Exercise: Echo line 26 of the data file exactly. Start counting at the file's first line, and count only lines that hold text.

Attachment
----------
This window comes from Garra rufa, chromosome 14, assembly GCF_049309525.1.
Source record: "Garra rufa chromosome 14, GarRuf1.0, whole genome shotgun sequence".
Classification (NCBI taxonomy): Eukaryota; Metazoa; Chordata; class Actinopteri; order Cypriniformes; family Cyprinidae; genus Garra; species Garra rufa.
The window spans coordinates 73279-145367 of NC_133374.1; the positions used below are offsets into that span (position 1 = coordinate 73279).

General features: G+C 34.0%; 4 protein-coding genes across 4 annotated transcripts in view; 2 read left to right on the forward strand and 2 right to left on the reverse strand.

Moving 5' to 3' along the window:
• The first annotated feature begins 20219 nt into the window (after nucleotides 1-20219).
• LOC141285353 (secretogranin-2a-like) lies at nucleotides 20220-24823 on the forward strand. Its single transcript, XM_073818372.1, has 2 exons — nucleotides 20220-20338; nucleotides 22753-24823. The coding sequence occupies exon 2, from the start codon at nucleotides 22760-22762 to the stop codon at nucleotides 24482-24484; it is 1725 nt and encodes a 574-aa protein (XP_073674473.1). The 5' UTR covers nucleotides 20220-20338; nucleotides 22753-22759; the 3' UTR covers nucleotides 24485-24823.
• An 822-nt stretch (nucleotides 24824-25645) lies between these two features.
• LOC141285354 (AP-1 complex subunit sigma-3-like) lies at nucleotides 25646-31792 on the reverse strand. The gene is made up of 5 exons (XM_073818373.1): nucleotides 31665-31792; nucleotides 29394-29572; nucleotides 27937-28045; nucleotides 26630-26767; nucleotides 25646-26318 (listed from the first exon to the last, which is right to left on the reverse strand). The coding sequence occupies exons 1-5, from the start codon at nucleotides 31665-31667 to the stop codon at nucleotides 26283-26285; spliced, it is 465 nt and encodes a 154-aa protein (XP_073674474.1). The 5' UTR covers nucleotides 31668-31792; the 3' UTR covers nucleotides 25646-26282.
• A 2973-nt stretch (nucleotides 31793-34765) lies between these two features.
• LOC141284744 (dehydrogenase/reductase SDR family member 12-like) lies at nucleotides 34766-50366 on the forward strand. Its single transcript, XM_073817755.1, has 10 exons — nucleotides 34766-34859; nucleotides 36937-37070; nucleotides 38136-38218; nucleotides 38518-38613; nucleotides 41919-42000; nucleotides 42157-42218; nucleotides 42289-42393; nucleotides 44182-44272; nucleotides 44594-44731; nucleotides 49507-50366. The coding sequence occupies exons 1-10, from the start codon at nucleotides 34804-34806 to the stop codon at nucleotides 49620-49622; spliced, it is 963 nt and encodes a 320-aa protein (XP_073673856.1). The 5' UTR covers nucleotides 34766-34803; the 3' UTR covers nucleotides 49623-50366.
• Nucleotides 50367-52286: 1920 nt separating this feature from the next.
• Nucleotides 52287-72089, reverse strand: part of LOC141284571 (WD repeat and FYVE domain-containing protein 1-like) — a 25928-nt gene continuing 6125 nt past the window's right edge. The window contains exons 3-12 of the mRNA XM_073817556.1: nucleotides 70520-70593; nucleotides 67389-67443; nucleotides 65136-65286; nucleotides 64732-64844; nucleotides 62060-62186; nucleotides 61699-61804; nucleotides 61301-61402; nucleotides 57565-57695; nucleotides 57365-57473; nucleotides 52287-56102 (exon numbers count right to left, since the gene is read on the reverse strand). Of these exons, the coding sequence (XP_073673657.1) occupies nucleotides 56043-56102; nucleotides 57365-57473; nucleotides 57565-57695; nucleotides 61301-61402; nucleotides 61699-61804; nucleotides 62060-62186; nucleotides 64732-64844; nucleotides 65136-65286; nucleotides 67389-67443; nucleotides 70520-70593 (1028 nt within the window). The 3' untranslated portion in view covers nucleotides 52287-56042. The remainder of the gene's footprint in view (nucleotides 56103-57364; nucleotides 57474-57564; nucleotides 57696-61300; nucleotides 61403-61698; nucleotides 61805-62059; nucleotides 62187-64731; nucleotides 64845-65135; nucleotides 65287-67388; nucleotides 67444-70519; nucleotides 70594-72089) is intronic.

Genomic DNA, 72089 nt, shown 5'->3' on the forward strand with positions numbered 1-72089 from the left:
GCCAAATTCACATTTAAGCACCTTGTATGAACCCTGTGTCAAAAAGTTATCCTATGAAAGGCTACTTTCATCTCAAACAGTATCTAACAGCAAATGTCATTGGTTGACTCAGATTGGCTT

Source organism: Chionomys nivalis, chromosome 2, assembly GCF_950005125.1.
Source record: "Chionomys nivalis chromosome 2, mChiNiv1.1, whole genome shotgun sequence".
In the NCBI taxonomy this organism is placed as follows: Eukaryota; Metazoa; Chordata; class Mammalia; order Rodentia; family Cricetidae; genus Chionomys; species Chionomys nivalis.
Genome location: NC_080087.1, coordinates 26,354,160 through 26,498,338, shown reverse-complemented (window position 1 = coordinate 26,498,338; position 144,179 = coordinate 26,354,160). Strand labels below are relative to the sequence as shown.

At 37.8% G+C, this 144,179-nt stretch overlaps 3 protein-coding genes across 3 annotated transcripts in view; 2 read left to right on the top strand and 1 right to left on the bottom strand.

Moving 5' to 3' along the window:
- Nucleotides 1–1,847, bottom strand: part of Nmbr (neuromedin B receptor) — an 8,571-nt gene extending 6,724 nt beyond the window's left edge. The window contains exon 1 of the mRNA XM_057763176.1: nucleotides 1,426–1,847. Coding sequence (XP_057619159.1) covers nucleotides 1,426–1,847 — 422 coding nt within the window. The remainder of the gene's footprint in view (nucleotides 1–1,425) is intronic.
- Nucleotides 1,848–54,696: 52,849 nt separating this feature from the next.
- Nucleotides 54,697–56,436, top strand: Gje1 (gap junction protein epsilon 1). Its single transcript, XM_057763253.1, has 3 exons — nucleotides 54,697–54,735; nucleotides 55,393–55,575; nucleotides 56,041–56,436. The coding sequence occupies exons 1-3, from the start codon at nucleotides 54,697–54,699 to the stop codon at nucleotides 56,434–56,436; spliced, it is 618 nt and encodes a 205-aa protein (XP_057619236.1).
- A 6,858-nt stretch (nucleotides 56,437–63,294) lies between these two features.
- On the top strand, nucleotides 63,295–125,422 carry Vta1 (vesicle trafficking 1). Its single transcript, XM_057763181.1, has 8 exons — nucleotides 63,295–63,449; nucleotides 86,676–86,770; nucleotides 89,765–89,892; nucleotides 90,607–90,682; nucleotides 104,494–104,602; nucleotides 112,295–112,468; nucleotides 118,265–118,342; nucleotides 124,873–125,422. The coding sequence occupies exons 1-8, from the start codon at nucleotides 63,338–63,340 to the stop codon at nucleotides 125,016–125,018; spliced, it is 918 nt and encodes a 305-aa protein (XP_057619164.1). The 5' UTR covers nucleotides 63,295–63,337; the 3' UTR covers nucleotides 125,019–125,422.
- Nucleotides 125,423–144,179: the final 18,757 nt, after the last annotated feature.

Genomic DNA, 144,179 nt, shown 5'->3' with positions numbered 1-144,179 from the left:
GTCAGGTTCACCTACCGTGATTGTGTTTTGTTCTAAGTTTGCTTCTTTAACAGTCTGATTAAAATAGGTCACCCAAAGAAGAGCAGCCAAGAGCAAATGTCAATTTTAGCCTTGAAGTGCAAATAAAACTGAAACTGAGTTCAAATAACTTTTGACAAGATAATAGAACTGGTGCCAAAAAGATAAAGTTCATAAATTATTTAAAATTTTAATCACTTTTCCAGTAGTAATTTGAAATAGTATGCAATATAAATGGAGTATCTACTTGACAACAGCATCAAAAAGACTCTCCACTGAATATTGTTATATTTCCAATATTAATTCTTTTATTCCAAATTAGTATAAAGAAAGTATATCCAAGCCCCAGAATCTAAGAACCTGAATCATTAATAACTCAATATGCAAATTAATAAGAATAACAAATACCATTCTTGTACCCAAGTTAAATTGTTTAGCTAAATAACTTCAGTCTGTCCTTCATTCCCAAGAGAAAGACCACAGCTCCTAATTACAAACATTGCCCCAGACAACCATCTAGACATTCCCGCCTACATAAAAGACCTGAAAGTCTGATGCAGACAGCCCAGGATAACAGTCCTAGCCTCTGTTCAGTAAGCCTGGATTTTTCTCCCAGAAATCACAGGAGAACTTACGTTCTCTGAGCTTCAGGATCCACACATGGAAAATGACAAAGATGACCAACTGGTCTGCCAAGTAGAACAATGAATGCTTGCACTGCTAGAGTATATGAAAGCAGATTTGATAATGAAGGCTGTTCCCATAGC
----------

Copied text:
- A 6,858-nt stretch (nucleotides 56,437–63,294) lies between these two features.